A220455


Number of ways to write n=x+y (x>0, y>0) with 3x2, 3x+2 and 2xy+1 all prime


6



0, 0, 0, 1, 1, 2, 0, 2, 3, 2, 1, 2, 1, 1, 4, 4, 1, 2, 2, 3, 3, 2, 2, 5, 1, 4, 1, 1, 5, 4, 1, 2, 5, 5, 3, 8, 3, 6, 5, 5, 4, 4, 2, 4, 5, 3, 1, 8, 3, 4, 4, 1, 2, 8, 6, 3, 4, 5, 4, 4, 7, 1, 3, 6, 5, 7, 3, 3, 8, 2, 4, 5, 2, 6, 10, 7, 1, 5, 5, 6, 8, 6, 4, 5, 5, 7, 5, 4, 4, 11, 4, 5, 5, 5, 6, 6, 3, 1, 12, 8
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OFFSET

1,6


COMMENTS

Conjecture: a(n)>0 for all n>7.
This has been verified for n up to 10^8. It implies that there are infinitely many cousin primes.
ZhiWei Sun also made some other similar conjectures, e.g., he conjectured that any integer n>17 can be written as x+y (x>0, y>0) with 2x3, 2x+3 and 2xy+1 all prime, and each integer n>28 can be written as x+y (x>0, y>0) with 2x+1, 2y1 and 2xy+1 all prime.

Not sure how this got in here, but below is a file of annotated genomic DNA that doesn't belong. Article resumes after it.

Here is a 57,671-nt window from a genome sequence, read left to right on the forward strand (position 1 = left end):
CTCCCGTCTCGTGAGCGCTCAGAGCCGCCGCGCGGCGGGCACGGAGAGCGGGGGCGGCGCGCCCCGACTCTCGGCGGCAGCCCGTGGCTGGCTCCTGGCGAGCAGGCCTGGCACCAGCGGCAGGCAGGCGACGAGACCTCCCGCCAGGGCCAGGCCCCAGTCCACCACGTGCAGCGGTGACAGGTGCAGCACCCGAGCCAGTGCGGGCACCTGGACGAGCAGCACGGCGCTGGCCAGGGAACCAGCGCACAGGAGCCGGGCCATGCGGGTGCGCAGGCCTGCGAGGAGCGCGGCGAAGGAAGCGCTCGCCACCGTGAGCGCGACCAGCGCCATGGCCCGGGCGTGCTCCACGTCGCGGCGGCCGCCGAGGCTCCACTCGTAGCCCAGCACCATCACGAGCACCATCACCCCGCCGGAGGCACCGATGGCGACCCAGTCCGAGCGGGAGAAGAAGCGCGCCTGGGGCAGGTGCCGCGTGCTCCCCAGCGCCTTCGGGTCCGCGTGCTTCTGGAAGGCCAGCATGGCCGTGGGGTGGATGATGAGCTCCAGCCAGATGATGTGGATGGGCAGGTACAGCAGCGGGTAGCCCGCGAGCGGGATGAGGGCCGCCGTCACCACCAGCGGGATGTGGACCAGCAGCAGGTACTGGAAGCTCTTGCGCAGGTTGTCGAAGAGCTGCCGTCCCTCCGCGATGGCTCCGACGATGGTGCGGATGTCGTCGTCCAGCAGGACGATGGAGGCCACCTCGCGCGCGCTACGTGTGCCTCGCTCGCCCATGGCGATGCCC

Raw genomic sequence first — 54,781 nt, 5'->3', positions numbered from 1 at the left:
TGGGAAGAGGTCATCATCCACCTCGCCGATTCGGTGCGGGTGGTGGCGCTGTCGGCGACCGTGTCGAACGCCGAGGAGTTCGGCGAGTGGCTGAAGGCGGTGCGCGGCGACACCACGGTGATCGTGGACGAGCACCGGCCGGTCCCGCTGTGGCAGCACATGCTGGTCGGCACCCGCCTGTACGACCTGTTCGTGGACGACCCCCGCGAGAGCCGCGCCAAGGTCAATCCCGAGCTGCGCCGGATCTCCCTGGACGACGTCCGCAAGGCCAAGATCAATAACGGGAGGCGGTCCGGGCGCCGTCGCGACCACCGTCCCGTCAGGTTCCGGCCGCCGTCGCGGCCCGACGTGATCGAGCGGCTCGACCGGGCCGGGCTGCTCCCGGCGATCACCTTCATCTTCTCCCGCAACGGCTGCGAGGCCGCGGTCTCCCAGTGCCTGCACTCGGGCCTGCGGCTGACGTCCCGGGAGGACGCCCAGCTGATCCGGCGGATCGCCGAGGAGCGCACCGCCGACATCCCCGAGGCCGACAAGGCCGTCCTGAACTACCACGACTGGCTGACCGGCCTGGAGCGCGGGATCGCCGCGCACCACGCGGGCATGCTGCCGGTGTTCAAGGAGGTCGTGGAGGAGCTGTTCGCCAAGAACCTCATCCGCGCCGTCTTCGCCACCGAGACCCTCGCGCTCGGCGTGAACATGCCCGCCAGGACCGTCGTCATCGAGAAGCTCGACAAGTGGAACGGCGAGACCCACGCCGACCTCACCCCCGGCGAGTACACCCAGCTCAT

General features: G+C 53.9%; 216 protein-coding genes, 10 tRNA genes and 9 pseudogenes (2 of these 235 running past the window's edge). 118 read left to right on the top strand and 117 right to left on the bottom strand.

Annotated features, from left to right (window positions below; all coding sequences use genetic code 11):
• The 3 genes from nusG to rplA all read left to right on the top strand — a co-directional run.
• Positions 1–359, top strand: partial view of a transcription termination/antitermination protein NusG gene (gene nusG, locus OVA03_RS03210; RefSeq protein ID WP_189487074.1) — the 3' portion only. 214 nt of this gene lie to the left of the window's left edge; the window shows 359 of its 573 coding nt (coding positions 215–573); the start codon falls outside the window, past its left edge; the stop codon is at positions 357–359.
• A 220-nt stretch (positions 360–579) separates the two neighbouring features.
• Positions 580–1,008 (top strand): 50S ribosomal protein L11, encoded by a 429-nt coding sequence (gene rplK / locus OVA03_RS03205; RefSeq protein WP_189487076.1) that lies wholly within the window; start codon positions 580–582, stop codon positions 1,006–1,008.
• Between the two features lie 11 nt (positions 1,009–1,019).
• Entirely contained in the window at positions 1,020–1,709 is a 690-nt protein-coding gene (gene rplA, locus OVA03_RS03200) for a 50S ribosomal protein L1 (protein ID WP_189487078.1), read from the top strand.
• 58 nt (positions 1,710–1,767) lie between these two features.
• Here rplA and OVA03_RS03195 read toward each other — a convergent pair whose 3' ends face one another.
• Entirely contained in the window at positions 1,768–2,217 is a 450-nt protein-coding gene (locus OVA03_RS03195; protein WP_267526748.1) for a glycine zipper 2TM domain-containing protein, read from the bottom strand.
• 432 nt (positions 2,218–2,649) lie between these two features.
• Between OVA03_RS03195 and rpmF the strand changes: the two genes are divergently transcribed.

LINKS



EXAMPLE

a(25)=1 since 25=13+12 with 3*132, 3*13+2 and 2*13*12+1=313 all prime.


MATHEMATICA

a[n_]:=a[n]=Sum[If[PrimeQ[3k2]==True&&PrimeQ[3k+2]==True&&PrimeQ[2k(nk)+1]==True, 1, 0], {k, 1, n1}]
Do[Print[n, " ", a[n]], {n, 1, 1000}]
apQ[{a_, b_}]:=AllTrue[{3a2, 3a+2, 2a*b+1}, PrimeQ]; Table[Count[Flatten[ Permutations/@ IntegerPartitions[n, {2}], 1], _?(apQ[#]&)], {n, 100}] (* The program uses the AllTrue function from Mathematica version 10 *) (* Harvey P. Dale, Jun 09 2018 *)


CROSSREFS

Cf. A220431, A023200, A046132, A218867, A219055, A220419, A220413, A220272, A219842, A219864, A219923.


KEYWORD

nonn


AUTHOR



STATUS

approved